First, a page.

Meet a chapter president: Angela Combs

Name: Angela Combs.

Where I live: I’m currently residing in beautiful, enchanting New Mexico, just a short walk from the University of New Mexico in Albuquerque.

Where I was born: Baltimore, Md.

Family: For various reasons, my freethinking ways being not the least of them, my family size has significantly waned over time. The family members that remain active participants in my life include my niece, Liz Barbour, an intelligent young woman with whom I am proud to share some of my better genes, and Sam Robinson, a caring and supportive family member, one that genetics failed to provide.

Education: Math/science associate’s degree, 2010. I’m currently working on a B.S. in psychology and evolutionary anthropology and intend to pursue graduate studies in 2016.
Occupation: Research assistant in an experimental psychology lab at the University of New Mexico.

How I got where I am today: From a life entrenched in fundamental Christianity, abuse and isolation, my lengthy quest to understand god’s loving neglect, as well as to find god’s defense for his blessing on those who afflict the innocent brought me to the momentarily terrifying and ultimately freeing realization that god is not. Time invested in working with victims of domestic violence, sexual assault and members of the homeless population revealed to me how prevalent the abuses of religion are.

The harm that religion does is frequently deep and severe. Religion too often takes otherwise healthy, strong individuals and transforms them into either perilously vulnerable or dangerously arrogant people. That long-coming recognition is how I got to where I am today. I cannot stand idle while others continue to be oppressed and manipulated by the unjust and discriminatory justices of religion. I am not here only to take back my own life, but to help others do the same.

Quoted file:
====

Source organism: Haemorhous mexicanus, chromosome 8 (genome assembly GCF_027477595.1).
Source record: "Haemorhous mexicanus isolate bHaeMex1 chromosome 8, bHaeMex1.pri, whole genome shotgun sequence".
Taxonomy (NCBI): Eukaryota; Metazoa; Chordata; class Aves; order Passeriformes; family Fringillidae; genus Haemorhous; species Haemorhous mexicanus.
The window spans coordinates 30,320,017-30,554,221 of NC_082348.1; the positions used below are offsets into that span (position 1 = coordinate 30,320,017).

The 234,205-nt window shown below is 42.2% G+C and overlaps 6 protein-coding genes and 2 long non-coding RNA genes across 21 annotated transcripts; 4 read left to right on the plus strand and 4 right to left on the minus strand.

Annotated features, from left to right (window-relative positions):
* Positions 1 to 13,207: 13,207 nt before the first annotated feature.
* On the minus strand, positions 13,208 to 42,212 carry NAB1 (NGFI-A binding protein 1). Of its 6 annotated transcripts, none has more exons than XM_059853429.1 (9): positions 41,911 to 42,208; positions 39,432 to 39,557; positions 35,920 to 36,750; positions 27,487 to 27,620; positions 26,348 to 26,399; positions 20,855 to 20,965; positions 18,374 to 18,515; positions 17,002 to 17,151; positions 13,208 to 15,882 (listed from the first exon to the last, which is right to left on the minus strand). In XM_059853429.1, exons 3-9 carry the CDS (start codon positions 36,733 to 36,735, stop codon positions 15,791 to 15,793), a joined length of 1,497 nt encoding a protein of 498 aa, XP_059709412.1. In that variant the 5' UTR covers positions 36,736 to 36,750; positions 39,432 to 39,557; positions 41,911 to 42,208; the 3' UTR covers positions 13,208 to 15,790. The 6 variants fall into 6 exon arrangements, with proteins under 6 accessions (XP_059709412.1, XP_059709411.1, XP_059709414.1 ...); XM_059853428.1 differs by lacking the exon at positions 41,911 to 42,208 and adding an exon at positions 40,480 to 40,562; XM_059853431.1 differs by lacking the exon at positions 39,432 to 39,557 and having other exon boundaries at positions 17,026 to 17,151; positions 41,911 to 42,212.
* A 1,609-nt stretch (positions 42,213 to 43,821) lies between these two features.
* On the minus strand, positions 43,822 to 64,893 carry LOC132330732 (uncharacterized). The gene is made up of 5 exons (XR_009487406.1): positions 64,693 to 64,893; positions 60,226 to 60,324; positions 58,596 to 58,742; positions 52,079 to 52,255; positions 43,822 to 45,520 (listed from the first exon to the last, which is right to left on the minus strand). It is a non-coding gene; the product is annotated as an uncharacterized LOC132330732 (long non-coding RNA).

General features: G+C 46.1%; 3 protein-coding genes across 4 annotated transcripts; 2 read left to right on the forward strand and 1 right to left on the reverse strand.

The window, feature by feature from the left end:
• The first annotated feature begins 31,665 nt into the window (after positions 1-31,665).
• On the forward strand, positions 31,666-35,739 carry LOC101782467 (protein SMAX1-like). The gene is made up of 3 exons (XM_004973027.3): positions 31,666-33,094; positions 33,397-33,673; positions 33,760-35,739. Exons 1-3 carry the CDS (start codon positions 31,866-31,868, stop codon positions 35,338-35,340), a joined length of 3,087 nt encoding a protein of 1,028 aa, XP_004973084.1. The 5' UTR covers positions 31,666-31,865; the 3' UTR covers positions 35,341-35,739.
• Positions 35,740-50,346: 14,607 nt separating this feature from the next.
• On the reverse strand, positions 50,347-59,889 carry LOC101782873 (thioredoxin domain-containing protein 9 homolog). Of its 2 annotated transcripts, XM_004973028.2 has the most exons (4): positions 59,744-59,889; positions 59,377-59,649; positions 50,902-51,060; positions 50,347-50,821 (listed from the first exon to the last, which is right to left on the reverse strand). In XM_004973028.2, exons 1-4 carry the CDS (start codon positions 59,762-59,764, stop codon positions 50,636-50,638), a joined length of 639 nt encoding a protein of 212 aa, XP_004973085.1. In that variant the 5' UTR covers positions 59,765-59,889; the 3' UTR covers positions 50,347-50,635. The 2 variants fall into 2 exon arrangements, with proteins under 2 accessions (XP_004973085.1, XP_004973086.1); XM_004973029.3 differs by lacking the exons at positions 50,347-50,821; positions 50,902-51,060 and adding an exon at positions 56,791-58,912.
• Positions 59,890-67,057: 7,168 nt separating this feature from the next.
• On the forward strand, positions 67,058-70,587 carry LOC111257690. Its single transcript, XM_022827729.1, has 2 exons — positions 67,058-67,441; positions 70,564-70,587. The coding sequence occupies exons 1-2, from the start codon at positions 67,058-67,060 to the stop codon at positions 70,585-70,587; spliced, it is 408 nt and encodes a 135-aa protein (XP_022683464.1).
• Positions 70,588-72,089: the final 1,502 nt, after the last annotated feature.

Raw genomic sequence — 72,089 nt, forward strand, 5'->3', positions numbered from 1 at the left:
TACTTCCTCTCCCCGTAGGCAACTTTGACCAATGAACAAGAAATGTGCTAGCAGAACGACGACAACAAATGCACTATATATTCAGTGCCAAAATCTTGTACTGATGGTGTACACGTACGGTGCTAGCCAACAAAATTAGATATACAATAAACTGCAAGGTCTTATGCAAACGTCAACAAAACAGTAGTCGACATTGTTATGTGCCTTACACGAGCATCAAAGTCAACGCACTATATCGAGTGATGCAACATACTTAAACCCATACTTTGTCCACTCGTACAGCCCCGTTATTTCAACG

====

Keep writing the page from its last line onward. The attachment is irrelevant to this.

Person in history I admire: My greatest admiration goes to Robert Oppenheimer. He was able to lead a team of the greatest minds of his time to achieve one of humankind’s most remarkable accomplishments. Even more impressive than his intellectual abilities, however, was his conviction. He lost so much in the course of doing the right thing, and even in the face of aspersion, he spoke up for what was right. He spoke out for the protection of those who didn’t even understand that they were in danger. That, to me, is the epitome of beauty.

A quotation I like: “If religious instruction were not allowed until the child had attained the age of reason, we would be living in a quite different world.” (Christopher Hitchens, God Is Not Great)

These are a few of my favorite things: Neanderthals, tiger sharks and intellectual honesty.

My doubts about religion started: When I was 21 years old, I questioned a few specific “facts” and became quite unsettled by my own conclusions. This resulted in my living as a closet atheist for three years before backsliding. From that time, I remained a zealous Christian until I began to feel some alleviation of the intense abuses that I had suffered throughout my 20s and into my 30s. Having moved beyond a time of literally struggling to survive each day, I was able to breathe, to consider, to reflect on why god was failing.
Before I die: I want to see a lot more of this amazing world.

Ways I promote freethought: I promote freethought in my service as president of the Albuquerque chapter of FFRF. We have a great group of freethinkers and we’re quite interested in engaging our community.

I cannot claim to fully understand everyone else, but I do try to understand myself. An occasional deep and honest look at myself reminds me of where I came from, who I have been, and what I have believed. I can see in myself that many common approaches to confronting religion would have had no beneficial effect on me in times past. However, demonstrating freethought is powerful.

Even when I was a zealous, fundamentalist Christian, I admired solid thinking. Not arguments, accusations or insults, but crisp, clear, clean thinking. My go-to means of promoting freethought is by being a freethinker, by sharing not only my thoughts, but also sharing my thought processes as well as any doubts I may have.

Acknowledging that one doesn’t have all of the answers, and even that the answers one has may be somewhat lacking, can be confounding and amazing. I have respected others who have done so, and so I suspect that others can be inspired to give it a try as well. I am ever grateful to the freethinkers who demonstrated the simple art of freethought for me. While others sought to take from me, they gave to me the single most powerful tool one can possess.

Freedom From Religion Foundation